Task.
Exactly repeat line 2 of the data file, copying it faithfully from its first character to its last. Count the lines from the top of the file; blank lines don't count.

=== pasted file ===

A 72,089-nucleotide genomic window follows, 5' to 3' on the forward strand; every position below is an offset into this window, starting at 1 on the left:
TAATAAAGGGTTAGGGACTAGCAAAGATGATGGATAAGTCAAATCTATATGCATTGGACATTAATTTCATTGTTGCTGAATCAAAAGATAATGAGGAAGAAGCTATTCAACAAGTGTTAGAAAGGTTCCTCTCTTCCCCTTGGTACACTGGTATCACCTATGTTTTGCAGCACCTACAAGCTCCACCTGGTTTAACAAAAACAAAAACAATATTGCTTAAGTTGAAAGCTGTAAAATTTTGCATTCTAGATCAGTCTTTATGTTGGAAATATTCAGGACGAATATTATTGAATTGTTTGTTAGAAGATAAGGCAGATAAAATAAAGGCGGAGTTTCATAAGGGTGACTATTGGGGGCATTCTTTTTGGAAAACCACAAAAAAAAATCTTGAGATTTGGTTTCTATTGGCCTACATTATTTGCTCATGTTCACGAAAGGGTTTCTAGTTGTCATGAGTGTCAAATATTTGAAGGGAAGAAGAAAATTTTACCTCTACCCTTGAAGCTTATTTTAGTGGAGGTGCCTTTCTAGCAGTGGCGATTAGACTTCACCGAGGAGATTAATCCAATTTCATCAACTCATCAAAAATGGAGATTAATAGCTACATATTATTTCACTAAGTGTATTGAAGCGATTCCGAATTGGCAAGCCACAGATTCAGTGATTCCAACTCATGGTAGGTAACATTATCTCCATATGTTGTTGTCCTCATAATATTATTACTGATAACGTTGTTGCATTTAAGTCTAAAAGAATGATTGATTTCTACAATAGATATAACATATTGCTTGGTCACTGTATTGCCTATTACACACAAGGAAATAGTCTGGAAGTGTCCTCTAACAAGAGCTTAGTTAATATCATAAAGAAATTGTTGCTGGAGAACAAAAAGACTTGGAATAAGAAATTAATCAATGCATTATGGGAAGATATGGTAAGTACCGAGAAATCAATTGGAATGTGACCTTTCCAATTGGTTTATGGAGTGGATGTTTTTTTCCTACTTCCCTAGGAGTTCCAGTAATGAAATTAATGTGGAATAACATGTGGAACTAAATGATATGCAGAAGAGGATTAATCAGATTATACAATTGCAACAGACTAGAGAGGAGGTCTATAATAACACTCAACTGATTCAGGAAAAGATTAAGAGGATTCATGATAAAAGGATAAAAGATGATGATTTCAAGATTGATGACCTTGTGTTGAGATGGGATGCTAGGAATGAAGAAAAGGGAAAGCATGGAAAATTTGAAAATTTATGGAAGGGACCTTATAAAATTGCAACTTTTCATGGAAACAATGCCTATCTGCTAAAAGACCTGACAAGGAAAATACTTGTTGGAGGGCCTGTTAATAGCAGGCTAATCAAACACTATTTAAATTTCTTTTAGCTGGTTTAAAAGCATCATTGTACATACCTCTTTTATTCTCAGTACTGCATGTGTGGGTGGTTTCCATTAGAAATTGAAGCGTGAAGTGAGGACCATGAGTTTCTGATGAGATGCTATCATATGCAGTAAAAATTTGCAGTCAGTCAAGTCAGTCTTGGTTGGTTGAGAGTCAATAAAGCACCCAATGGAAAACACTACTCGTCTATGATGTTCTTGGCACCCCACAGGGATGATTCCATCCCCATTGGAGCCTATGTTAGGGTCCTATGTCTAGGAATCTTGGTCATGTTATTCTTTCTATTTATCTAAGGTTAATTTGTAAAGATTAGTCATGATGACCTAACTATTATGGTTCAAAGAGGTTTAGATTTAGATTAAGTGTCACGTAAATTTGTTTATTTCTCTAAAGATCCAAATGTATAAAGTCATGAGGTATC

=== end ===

TAATAAAGGGTTAGGGACTAGCAAAGATGATGGATAAGTCAAATCTATATGCATTGGACATTAATTTCATTGTTGCTGAATCAAAAGATAATGAGGAAGAAGCTATTCAACAAGTGTTAGAAAGGTTCCTCTCTTCCCCTTGGTACACTGGTATCACCTATGTTTTGCAGCACCTACAAGCTCCACCTGGTTTAACAAAAACAAAAACAATATTGCTTAAGTTGAAAGCTGTAAAATTTTGCATTCTAGATCAGTCTTTATGTTGGAAATATTCAGGACGAATATTATTGAATTGTTTGTTAGAAGATAAGGCAGATAAAATAAAGGCGGAGTTTCATAAGGGTGACTATTGGGGGCATTCTTTTTGGAAAACCACAAAAAAAAATCTTGAGATTTGGTTTCTATTGGCCTACATTATTTGCTCATGTTCACGAAAGGGTTTCTAGTTGTCATGAGTGTCAAATATTTGAAGGGAAGAAGAAAATTTTACCTCTACCCTTGAAGCTTATTTTAGTGGAGGTGCCTTTCTAGCAGTGGCGATTAGACTTCACCGAGGAGATTAATCCAATTTCATCAACTCATCAAAAATGGAGATTAATAGCTACATATTATTTCACTAAGTGTATTGAAGCGATTCCGAATTGGCAAGCCACAGATTCAGTGATTCCAACTCATGGTAGGTAACATTATCTCCATATGTTGTTGTCCTCATAATATTATTACTGATAACGTTGTTGCATTTAAGTCTAAAAGAATGATTGATTTCTACAATAGATATAACATATTGCTTGGTCACTGTATTGCCTATTACACACAAGGAAATAGTCTGGAAGTGTCCTCTAACAAGAGCTTAGTTAATATCATAAAGAAATTGTTGCTGGAGAACAAAAAGACTTGGAATAAGAAATTAATCAATGCATTATGGGAAGATATGGTAAGTACCGAGAAATCAATTGGAATGTGACCTTTCCAATTGGTTTATGGAGTGGATGTTTTTTTCCTACTTCCCTAGGAGTTCCAGTAATGAAATTAATGTGGAATAACATGTGGAACTAAATGATATGCAGAAGAGGATTAATCAGATTATACAATTGCAACAGACTAGAGAGGAGGTCTATAATAACACTCAACTGATTCAGGAAAAGATTAAGAGGATTCATGATAAAAGGATAAAAGATGATGATTTCAAGATTGATGACCTTGTGTTGAGATGGGATGCTAGGAATGAAGAAAAGGGAAAGCATGGAAAATTTGAAAATTTATGGAAGGGACCTTATAAAATTGCAACTTTTCATGGAAACAATGCCTATCTGCTAAAAGACCTGACAAGGAAAATACTTGTTGGAGGGCCTGTTAATAGCAGGCTAATCAAACACTATTTAAATTTCTTTTAGCTGGTTTAAAAGCATCATTGTACATACCTCTTTTATTCTCAGTACTGCATGTGTGGGTGGTTTCCATTAGAAATTGAAGCGTGAAGTGAGGACCATGAGTTTCTGATGAGATGCTATCATATGCAGTAAAAATTTGCAGTCAGTCAAGTCAGTCTTGGTTGGTTGAGAGTCAATAAAGCACCCAATGGAAAACACTACTCGTCTATGATGTTCTTGGCACCCCACAGGGATGATTCCATCCCCATTGGAGCCTATGTTAGGGTCCTATGTCTAGGAATCTTGGTCATGTTATTCTTTCTATTTATCTAAGGTTAATTTGTAAAGATTAGTCATGATGACCTAACTATTATGGTTCAAAGAGGTTTAGATTTAGATTAAGTGTCACGTAAATTTGTTTATTTCTCTAAAGATCCAAATGTATAAAGTCATGAGGTATC